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OMG: I Hooked Up with a Girl Who Works for Greenpeace
By Paul E McGinniss
Imagine the horror of a die hard conservative finding out he got to third base with a Greenpeace Obama loving liberal! Ha!
And if you're a die hard liberal you'd freak to find out the date you have the hots for is a Sarah Palin loving, clean coal cheerleading, National Rifle Association fanatic.
Luckily, two new dating sites RedStateDate.com and BlueStateDate.com can help you find love with people who share similar political and social values. Let them do the vetting for you so there's no need for that awkward date where you have to nervously ask your new flame what side of the aisle they sit on!
Through daily straw polls and a forum to discuss opinions regarding current events, previous campaign work or even a shared affinity or dislike of a particular politician, RedStateDate.com and BlueStateDate.com engage members and their potential matches to take sides on real-time developments in the political world as they unfold. The sites help those looking for politically correct love to have the most comprehensive views possible of where potential hookups stand on the important political issues of our time.
So relax. Dating has never been more politically safe. There's no more worrying if that person you woke up next to is hitting for the wrong team. Not all of us are like James Carville and Mary Matalin who obviously are genetically capable of long-term nooky with their political opposite.
Check out these hysterical videos from RedStateDate.com and BlueStateDate.com:
Share your experiences below if you've found out that the person you really dig doesn't share your political beliefs or values.
Paul E McGinniss is The New York Green Advocate. He is a green building consultant and real estate broker in New York. He is pretty much obsessed with all things environment and has lately become a resiliency addict.
EcoWatch Daily Newsletter
By Brian Barth
Late fall, after the last crops have been harvested, is a time to rest and reflect on the successes and challenges of the gardening year. But for those whose need to putter around in the garden doesn't end when cold weather comes, there's surely a few lingering chores. Get them done now and you'll be ahead of the game in spring.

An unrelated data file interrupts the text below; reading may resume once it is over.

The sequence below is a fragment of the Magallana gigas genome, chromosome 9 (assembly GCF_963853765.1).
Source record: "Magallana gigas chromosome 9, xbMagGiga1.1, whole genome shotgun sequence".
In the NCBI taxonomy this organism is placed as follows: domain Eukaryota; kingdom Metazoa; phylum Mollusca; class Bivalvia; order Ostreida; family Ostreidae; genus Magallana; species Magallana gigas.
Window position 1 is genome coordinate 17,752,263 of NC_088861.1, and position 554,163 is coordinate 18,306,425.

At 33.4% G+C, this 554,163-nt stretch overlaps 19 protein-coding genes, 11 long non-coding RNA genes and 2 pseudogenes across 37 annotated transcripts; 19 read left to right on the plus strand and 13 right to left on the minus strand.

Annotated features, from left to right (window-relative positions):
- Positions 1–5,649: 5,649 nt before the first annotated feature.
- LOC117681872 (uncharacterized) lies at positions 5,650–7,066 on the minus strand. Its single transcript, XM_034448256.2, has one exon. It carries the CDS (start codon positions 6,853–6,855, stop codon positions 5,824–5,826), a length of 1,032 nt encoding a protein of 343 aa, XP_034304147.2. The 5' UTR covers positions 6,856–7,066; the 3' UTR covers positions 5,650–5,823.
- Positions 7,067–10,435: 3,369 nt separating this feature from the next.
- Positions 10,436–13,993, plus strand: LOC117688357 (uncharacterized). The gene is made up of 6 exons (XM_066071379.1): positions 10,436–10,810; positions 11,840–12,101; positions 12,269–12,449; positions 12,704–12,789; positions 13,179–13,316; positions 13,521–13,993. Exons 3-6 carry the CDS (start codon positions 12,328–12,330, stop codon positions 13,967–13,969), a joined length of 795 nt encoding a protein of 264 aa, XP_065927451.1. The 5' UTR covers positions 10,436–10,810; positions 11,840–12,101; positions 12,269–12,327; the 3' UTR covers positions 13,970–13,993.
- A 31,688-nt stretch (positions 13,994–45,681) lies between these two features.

By Bailey Hopp
If you had to choose a diamond for your engagement ring from below or above the ground, which would you pick … and why would you pick it? This is the main question consumers are facing when picking out their diamond engagement ring today. With a dramatic increase in demand for conflict-free lab-grown diamonds, the diamond industry is shifting right before our eyes.
(R) The measles virus pictured under a microscope. PHIL / CDC
The Pacific Island nation of Samoa declared a state of emergency this week, closed all of its schools and limited the number of public gatherings allowed after a measles outbreak has swept across the country of just 200,000 people, according to Reuters.
By Alison Cagle
Rising above the Arizona desert, the Santa Rita Mountains cradle 10,000 years of Indigenous history. The Tohono O'odham Nation, Pascua Yaqui Tribe, and Hopi Tribe, among numerous other tribes, have worshipped, foraged, hunted and laid their ancestors to rest in the mountains for generations.
Native Americans are disproportionately without access to clean water, according to a new report, "Closing the Water Access Gap in the United States: A National Action Plan," to be released this afternoon, which shows that more than two million Americans do not have access to access to running water, indoor plumbing or wastewater services.
By Nanticha Ocharoenchai
In the Czech Republic, horses have become the knights in shining armor. A study published in the Journal for Nature Conservation suggests that returning feral horses to grasslands in Podyjí National Park could help boost the numbers of several threatened butterfly species.